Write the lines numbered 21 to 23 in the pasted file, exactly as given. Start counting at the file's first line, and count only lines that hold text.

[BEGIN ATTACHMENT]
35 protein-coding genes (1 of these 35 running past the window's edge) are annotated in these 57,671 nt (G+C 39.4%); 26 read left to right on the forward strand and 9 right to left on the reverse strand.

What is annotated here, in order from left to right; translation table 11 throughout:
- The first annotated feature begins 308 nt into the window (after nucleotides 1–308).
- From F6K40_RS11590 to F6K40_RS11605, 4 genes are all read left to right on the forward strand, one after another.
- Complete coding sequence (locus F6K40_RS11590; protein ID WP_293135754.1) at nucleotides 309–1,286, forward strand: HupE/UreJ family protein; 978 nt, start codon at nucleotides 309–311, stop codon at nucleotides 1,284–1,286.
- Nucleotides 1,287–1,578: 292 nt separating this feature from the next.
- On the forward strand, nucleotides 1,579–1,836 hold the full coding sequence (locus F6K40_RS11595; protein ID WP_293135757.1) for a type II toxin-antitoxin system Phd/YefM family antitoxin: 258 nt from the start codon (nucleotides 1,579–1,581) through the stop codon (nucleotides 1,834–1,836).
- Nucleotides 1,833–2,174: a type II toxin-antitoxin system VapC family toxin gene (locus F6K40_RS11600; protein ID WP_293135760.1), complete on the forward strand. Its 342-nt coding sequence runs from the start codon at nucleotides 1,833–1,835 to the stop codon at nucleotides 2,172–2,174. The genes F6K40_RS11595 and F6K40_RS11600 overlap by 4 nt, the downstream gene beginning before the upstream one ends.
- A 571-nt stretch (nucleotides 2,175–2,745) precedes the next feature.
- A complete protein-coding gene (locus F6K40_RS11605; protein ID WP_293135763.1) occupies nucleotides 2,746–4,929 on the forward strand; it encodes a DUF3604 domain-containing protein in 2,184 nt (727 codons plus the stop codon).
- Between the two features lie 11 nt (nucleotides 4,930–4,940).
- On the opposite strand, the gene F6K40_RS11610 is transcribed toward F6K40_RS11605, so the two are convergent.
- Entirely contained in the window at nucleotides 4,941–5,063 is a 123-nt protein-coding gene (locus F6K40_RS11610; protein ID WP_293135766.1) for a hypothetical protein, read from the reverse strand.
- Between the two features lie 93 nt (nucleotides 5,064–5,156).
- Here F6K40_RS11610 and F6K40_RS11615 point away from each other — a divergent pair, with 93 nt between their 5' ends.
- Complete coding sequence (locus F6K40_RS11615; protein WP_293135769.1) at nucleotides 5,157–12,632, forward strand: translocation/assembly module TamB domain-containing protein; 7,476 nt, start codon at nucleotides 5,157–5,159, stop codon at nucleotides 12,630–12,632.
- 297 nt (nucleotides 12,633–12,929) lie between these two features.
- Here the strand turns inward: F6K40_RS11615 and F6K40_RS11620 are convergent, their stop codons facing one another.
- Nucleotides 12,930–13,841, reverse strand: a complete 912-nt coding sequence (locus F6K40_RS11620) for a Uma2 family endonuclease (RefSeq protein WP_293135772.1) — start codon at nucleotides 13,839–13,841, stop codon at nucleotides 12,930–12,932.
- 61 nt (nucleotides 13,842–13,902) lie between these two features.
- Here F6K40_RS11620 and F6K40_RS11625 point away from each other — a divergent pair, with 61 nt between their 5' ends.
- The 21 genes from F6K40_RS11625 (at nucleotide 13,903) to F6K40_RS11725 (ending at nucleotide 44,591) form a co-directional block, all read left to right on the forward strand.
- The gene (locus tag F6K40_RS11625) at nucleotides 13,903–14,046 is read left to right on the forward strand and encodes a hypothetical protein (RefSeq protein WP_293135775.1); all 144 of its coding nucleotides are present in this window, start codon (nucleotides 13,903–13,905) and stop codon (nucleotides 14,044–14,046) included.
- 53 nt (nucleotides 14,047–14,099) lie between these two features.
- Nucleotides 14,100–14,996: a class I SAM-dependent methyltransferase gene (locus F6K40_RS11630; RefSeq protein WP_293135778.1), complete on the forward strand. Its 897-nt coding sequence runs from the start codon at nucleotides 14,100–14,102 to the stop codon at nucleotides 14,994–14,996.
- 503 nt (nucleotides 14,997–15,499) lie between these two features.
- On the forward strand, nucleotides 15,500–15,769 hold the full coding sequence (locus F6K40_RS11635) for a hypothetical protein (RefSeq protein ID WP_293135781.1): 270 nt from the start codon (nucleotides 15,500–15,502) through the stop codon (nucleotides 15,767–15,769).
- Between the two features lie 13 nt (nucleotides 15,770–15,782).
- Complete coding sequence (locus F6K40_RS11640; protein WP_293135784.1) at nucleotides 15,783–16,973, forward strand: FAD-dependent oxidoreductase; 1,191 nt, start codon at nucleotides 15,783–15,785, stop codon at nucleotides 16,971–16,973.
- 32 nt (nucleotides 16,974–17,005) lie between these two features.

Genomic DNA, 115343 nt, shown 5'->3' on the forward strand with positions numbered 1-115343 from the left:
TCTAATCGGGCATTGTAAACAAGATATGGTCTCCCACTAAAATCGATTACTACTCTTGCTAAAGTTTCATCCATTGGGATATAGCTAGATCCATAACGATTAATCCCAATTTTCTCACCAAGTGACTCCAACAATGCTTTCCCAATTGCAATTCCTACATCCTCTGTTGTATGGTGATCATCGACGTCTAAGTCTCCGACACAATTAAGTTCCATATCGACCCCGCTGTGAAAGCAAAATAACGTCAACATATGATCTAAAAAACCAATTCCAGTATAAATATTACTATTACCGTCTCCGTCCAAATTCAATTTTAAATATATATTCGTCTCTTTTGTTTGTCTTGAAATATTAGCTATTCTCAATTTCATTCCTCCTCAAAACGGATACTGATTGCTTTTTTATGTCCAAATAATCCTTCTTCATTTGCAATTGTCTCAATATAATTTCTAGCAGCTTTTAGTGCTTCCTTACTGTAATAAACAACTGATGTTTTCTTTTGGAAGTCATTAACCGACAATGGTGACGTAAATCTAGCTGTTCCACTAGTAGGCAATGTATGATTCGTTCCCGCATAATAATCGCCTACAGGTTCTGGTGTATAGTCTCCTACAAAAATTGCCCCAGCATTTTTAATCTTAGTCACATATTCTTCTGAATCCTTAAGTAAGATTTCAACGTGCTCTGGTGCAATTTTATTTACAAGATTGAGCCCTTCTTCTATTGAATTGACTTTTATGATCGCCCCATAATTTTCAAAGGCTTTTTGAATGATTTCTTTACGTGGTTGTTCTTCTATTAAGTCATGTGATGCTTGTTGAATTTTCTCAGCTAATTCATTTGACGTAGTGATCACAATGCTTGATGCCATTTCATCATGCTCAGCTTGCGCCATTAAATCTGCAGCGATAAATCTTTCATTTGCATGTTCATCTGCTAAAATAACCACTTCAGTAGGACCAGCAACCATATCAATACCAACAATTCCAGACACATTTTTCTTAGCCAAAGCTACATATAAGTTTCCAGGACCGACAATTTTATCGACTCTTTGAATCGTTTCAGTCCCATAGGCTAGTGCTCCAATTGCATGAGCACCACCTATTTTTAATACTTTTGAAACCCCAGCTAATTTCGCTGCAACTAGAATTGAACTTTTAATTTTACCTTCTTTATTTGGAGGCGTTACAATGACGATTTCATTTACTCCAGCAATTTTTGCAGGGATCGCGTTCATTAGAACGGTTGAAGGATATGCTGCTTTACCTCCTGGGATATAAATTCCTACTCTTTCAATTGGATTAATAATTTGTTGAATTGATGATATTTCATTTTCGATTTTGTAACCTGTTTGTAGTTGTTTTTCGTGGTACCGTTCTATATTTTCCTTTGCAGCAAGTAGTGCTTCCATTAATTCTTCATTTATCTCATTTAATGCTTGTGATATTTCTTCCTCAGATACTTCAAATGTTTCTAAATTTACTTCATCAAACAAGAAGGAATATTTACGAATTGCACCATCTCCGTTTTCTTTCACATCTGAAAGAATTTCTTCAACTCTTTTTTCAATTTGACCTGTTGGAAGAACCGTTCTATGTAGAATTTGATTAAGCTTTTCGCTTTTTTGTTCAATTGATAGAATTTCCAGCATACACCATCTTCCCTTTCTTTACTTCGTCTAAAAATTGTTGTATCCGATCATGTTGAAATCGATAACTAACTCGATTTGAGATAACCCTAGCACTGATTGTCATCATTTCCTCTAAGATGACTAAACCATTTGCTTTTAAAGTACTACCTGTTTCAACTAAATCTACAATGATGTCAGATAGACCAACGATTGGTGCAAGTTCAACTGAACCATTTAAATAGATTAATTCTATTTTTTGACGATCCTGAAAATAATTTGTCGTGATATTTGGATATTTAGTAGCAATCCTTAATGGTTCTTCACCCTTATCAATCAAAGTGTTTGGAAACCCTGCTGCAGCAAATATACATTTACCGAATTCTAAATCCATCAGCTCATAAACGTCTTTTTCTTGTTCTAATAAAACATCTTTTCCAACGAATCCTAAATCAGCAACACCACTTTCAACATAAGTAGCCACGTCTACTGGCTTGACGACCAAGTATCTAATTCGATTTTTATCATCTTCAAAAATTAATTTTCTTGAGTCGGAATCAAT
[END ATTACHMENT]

- Here F6K40_RS11620 and F6K40_RS11625 point away from each other — a divergent pair, with 61 nt between their 5' ends.
- The 21 genes from F6K40_RS11625 (at nucleotide 13,903) to F6K40_RS11725 (ending at nucleotide 44,591) form a co-directional block, all read left to right on the forward strand.
- The gene (locus tag F6K40_RS11625) at nucleotides 13,903–14,046 is read left to right on the forward strand and encodes a hypothetical protein (RefSeq protein WP_293135775.1); all 144 of its coding nucleotides are present in this window, start codon (nucleotides 13,903–13,905) and stop codon (nucleotides 14,044–14,046) included.